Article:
Can Small Group Instruction Enhance Teaching and Learning?

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June 21, 2023

Over the last 17 years, I have taught at the first-grade level, and I have learned and tried many new programs, procedures, strategies and instructional practices. One major practice that I have incorporated into my daily routine is developing and using small, differentiated groups.
Small group differentiation is perfect not only in literacy groups, but in math groups, as well. But creating and utilizing small groups requires careful lesson planning, regular regrouping of students and strong classroom management.
There are many benefits of using small groups. They allow teachers to see where students are academically and provide them with appropriate, individualized instruction and strategies that meet students where they are and challenge them to keep improving. When groups have a smaller number of students, it allows students more opportunities to participate. It also allows teachers the chance to provide more targeted support. Not to mention, it gives students more opportunities to collaborate with each other and infuses independent learning, interest and fun into the school day! 
For my 90-minute literacy block, I use the Daily 5. What exactly is the Daily 5? “Daily 5 is a literacy framework that instills behaviors of independence, creates a classroom of highly engaged readers, writers and learners, and provides teachers with time and structure to meet diverse student needs. Because it holds no curricular content, it can be used to meet any school, district, state or national standards. Daily 5 classrooms produce productive, highly engaged students who develop a true love of literacy.” (
I have been using the Daily 5 for the last 15 years in my first-grade classroom. Prior to using this framework, I was making centers. This meant hours away from my family on the weekend to plan these spectacular centers. Don’t get me wrong, they were great, just very time consuming and labor intensive. Luckily, 15 years ago, a colleague gave me the Daily 5 book to read over the winter break and told me that I should plan on implementing it when we returned from the break.
At first, I was resistant. I was thinking to myself, “I LOVE my centers!” I do not know if I can overhaul my entire system and try something new in this short period of time! However, I read the book and was able to implement the Daily 5 when I returned from break. The Daily 5 is a literacy framework that was developed by two sisters, Gail Boushey and Joan Moser, and it was meant to help support teachers in creating a literacy-based classroom that is filled with many rich literacy opportunities. They developed the Daily 5 and the Literacy Café, and wrote the books for each of these frameworks.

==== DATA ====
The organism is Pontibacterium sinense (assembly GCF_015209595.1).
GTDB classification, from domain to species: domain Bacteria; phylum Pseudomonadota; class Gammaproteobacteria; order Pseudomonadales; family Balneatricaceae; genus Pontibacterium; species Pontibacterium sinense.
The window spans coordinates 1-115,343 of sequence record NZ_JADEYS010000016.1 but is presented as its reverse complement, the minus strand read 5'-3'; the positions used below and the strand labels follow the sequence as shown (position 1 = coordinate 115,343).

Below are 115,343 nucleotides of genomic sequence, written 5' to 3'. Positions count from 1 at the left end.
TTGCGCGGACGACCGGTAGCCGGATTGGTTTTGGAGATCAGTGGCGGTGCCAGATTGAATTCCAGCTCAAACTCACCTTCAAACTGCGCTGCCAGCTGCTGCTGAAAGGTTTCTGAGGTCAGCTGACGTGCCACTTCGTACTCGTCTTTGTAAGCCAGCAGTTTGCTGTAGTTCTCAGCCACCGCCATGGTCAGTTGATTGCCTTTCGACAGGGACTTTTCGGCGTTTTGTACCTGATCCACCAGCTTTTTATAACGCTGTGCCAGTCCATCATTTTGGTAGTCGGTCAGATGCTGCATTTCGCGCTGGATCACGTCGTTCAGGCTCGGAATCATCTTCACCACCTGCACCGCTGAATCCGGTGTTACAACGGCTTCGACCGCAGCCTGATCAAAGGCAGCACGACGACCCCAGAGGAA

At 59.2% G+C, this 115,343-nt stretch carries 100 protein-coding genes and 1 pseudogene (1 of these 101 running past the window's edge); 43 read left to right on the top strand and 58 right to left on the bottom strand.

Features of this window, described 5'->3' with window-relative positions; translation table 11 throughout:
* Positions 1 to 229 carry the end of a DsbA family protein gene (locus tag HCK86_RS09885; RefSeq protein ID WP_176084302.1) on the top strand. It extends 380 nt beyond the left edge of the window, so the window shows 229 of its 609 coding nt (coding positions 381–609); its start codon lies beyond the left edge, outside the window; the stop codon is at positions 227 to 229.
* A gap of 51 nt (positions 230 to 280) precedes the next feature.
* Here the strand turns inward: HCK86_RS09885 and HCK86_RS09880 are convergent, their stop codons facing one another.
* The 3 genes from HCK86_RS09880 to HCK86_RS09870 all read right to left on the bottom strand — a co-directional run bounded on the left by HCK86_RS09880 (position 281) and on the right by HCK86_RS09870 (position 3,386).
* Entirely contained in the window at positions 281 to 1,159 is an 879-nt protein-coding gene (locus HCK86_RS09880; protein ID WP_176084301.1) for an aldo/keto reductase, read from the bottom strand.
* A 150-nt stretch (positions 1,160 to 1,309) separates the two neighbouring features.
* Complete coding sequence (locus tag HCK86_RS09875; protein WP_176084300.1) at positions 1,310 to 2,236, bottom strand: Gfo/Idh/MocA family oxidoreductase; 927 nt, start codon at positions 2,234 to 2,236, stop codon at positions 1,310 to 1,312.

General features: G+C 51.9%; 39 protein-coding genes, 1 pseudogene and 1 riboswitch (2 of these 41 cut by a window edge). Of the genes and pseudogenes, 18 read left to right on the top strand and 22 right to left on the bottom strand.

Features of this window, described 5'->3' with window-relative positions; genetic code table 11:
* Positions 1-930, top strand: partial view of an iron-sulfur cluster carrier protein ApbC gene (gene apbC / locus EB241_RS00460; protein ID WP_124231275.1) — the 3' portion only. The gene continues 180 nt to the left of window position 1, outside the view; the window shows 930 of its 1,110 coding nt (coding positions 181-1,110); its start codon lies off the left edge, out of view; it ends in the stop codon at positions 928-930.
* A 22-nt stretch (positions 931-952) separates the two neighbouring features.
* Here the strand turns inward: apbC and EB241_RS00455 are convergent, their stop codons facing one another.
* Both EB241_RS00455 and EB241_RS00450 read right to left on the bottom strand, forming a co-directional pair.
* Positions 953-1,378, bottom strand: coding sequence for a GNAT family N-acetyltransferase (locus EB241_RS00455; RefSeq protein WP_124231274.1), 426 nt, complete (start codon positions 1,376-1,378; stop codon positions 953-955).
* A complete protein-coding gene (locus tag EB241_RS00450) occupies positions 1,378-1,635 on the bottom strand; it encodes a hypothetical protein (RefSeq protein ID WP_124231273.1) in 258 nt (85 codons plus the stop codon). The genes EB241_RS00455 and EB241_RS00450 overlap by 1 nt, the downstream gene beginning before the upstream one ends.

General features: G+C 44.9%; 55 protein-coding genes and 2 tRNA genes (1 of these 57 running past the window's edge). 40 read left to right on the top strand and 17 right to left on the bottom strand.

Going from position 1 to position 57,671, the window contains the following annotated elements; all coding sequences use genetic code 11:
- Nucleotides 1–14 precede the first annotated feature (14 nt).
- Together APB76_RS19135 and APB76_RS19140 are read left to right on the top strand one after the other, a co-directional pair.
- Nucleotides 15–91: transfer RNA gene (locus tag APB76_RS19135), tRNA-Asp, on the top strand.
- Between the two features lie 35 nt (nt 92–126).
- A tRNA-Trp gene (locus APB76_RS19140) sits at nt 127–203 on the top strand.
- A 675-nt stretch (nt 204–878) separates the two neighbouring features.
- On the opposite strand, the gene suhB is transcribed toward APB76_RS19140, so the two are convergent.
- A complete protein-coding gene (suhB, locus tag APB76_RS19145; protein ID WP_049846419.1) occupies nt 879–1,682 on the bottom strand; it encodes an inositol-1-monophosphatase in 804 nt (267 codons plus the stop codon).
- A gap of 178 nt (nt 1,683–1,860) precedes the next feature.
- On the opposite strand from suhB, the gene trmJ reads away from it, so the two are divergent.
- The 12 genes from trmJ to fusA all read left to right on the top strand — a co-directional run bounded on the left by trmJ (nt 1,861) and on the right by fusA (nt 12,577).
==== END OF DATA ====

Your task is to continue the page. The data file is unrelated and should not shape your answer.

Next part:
Essentially, the Daily 5 is set up to use five tasks that support the foundations of literacy lessons, allows students independence in their learning and offers them choice about what they read. What I love the most about the Daily 5 is that it allows all students to feel part of their own learning by developing skills that help them to become independent thinkers and learners. It permits teachers to tailor lessons to meet the needs of individual students while helping them build their stamina and gives them choice within their learning. My students read with me, read with each other, work on writing, listen to reading and do word work activities online.

The key elements of the Daily 5 framework are:
  • Building trust and respect
  • Short, focused lessons
  • Student choice
  • Brain and body breaks
  • Fostering independence
Teaching expectations for literacy rotations can take a while. I recommend that you lay the groundwork for Daily 5 and practice it for six to eight weeks with your students to make sure that your classroom expectations are clear, and that your students will be successful in navigating the rotations.
Daily 5 has made my literacy block so much more effective. Because the Daily 5 explicitly teaches you how to organize your literacy block and helps you practice each rotation so your students will be independent and successful. Daily 5 is really a spectacular way to differentiate instruction, build independence and provide students with authentic opportunities to engage in reading and writing.
Click through for further information about getting started using the Daily 5 in your classroom. I would encourage you to buy and read the books!
Like the Daily 5, the framework of Daily 3 Math also helps students with the support and additional practice they need to develop proficiency toward their own math goals. In a previous blog, I mentioned that I use the Daily 3 Math, which consists of three small groups where my students are learning about math in several ways. One is direct instruction with me, another is a small group where they have opportunities to play math games, and lastly, they utilize online math programs to learn math skills in another way. Some of the technology that my students enjoy using during the Daily 3 are Freckle, Moby Max, Xtra Math and Prodigy. This provides students with individualized practice and infuses fun into their learning.
All these spark the kids’ interests, provide them with opportunities to move and allow them to have fun while they are trying new things in their learning processes.
About Nanette Hanson: I am a proud teacher with 20-plus years of varied teaching experiences in several teaching positions, from alternative high school through first grade. I work each day to build safe and supportive relationships that help kids grow and flourish while embracing each child’s needs and individuality. As Michigan Teacher of the Year 2022-23, I will strive to continue to build relationships with educational stakeholders to work toward building systems that better offer equitable, inclusive educational opportunities for all students across Michigan.